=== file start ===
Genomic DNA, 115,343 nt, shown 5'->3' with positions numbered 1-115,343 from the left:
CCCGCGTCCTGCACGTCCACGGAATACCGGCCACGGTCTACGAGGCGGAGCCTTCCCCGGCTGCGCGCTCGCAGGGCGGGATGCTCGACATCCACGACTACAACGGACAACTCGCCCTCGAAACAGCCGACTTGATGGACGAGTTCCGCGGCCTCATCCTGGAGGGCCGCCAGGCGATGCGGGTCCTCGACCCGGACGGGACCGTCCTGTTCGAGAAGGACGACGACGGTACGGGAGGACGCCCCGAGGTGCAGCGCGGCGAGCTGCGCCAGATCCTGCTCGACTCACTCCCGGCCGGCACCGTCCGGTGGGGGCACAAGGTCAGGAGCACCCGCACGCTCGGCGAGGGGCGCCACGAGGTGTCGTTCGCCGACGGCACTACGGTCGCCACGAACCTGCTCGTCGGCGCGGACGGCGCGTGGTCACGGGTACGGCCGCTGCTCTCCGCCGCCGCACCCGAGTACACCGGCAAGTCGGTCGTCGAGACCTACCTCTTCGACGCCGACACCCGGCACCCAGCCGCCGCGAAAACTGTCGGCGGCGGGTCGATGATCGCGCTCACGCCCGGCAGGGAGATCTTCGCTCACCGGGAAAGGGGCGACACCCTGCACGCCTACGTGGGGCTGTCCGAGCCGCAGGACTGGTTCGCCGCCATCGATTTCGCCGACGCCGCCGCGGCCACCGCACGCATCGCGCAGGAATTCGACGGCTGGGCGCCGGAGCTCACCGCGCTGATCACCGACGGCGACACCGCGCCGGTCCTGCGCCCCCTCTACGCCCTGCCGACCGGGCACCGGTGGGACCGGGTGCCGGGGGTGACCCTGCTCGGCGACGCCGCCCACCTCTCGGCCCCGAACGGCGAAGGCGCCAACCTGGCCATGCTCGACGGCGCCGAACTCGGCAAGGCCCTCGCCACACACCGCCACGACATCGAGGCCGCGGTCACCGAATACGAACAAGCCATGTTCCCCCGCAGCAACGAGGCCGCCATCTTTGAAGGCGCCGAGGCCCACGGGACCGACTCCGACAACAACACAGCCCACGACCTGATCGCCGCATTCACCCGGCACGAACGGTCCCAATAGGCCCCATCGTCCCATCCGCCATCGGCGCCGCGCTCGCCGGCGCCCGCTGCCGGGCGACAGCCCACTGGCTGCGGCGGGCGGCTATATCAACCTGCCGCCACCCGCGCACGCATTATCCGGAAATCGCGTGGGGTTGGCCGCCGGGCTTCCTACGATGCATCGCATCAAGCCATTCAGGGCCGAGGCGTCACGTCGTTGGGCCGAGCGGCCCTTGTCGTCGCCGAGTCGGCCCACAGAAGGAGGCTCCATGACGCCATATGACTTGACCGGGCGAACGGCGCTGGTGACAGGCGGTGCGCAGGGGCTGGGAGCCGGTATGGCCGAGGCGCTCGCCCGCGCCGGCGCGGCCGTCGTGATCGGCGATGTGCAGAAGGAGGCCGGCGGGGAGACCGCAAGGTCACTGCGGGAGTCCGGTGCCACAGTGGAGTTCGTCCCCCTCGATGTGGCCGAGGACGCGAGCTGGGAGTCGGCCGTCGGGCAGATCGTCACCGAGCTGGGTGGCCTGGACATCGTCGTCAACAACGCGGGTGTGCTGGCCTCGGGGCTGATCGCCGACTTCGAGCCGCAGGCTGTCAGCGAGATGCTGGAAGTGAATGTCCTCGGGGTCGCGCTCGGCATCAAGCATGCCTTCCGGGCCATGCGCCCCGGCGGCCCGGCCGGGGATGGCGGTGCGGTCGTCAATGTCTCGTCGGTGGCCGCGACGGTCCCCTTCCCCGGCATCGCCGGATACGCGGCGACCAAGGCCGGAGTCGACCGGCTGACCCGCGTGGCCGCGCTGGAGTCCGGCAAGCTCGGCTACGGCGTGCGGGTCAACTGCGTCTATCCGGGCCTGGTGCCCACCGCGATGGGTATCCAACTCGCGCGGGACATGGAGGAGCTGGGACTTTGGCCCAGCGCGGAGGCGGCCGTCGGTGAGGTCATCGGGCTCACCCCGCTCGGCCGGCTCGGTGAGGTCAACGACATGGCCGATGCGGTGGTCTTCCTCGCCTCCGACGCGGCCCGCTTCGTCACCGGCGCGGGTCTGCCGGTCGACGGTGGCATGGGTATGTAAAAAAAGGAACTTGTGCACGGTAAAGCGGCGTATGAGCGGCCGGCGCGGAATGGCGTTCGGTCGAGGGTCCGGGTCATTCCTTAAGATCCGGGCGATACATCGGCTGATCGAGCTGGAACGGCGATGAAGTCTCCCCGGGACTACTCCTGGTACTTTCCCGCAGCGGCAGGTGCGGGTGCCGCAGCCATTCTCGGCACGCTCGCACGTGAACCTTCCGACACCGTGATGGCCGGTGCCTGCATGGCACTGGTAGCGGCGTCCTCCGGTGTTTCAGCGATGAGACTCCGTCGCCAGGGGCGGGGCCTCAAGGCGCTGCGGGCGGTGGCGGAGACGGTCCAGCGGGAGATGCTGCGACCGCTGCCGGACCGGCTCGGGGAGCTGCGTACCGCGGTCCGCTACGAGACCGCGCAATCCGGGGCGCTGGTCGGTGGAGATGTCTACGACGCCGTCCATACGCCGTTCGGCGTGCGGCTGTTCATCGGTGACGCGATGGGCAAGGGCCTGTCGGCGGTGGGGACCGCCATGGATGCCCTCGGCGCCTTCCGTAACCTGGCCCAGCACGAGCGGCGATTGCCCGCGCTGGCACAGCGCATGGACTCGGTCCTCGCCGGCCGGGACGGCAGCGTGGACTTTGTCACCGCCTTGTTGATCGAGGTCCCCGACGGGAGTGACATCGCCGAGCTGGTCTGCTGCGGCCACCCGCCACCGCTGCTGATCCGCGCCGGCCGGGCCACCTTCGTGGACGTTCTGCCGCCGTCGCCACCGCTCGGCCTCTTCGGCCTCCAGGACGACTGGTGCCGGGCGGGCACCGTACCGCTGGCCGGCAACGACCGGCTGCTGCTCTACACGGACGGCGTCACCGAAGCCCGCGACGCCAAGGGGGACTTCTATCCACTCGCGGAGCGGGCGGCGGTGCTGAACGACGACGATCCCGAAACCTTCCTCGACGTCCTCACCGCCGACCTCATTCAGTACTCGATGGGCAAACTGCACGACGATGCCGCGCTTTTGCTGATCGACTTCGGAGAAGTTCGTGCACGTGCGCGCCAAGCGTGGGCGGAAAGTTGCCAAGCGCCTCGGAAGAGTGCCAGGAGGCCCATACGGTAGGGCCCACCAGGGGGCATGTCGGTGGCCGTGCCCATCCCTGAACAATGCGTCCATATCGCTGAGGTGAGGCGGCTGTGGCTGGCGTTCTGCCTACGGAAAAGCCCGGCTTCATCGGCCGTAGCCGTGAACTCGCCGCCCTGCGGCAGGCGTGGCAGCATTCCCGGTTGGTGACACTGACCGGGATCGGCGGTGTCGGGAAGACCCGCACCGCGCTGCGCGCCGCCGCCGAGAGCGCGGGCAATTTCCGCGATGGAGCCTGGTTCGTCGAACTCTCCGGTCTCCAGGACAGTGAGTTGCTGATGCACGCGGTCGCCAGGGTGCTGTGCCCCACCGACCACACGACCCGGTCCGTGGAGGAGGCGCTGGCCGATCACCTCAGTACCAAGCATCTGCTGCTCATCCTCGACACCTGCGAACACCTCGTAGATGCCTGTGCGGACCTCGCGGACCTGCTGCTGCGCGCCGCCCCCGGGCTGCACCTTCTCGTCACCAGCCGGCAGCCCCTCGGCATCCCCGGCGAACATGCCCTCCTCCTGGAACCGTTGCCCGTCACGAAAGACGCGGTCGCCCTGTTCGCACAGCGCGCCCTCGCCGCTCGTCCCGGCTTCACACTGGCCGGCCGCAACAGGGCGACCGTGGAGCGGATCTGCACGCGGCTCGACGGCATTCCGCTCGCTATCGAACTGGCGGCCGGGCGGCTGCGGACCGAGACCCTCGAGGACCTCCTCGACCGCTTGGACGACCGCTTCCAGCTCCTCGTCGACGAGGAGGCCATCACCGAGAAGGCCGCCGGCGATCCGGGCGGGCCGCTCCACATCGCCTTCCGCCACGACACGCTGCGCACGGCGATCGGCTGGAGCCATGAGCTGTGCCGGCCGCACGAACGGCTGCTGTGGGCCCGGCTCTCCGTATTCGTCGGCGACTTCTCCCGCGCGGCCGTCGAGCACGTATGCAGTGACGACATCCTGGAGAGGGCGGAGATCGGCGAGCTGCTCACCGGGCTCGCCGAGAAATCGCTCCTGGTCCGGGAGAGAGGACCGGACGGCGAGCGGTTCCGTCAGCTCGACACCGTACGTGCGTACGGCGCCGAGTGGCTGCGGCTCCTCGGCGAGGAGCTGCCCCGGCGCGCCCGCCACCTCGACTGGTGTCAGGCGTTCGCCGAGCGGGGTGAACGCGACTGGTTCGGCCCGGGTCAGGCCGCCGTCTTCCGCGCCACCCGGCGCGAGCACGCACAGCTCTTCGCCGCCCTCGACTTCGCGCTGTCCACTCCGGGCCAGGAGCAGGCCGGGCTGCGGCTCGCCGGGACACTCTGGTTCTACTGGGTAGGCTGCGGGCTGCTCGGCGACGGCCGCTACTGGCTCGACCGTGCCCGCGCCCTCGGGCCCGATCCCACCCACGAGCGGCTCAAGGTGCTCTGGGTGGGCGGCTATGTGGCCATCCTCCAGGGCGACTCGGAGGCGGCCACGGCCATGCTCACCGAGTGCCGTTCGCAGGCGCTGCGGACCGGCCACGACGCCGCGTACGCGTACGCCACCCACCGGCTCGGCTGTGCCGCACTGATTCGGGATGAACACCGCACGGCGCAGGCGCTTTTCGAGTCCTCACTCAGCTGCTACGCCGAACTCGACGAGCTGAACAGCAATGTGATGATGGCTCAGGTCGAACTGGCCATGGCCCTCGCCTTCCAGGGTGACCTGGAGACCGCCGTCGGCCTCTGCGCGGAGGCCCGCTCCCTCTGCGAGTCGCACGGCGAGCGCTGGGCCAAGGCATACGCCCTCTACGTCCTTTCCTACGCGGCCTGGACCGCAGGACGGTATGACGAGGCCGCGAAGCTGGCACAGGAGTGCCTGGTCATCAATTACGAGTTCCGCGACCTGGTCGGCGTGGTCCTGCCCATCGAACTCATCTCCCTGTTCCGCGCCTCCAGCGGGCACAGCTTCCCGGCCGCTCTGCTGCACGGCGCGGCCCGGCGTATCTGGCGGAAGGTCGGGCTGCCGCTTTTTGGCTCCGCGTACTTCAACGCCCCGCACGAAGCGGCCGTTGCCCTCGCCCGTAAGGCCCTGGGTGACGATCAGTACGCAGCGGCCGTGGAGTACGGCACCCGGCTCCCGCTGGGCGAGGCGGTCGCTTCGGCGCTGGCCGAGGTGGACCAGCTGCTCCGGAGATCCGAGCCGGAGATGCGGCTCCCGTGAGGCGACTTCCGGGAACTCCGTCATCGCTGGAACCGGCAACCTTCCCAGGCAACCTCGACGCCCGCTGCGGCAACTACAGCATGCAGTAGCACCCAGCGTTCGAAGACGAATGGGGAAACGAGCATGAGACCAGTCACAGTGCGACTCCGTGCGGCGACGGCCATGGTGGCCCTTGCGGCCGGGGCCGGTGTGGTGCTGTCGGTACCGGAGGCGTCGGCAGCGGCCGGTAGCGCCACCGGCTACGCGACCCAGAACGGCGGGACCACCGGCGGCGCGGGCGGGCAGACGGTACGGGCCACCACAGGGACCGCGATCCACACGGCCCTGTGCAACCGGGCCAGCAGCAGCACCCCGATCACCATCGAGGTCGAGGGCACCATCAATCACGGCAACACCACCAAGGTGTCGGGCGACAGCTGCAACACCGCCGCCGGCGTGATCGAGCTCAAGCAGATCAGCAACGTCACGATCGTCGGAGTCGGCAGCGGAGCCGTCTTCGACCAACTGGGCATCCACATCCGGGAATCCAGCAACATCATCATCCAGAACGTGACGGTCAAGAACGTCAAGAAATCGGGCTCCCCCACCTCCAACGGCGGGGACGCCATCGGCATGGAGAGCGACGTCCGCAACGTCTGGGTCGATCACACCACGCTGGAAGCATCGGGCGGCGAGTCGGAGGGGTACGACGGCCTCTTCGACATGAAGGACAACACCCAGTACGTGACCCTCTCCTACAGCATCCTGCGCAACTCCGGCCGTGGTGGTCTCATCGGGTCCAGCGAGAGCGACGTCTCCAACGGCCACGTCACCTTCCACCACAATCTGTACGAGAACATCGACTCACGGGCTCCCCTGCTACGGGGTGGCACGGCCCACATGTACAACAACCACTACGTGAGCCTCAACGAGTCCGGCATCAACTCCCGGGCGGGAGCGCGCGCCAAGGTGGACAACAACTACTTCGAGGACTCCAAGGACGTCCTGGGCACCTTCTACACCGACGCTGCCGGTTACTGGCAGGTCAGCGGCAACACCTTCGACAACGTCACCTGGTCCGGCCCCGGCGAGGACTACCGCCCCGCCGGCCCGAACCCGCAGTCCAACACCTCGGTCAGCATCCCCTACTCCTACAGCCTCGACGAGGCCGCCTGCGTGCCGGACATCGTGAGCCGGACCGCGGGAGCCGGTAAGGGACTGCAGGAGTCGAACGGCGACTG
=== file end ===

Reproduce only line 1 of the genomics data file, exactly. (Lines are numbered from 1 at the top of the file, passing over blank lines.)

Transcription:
Genomic DNA, 115,343 nt, shown 5'->3' with positions numbered 1-115,343 from the left: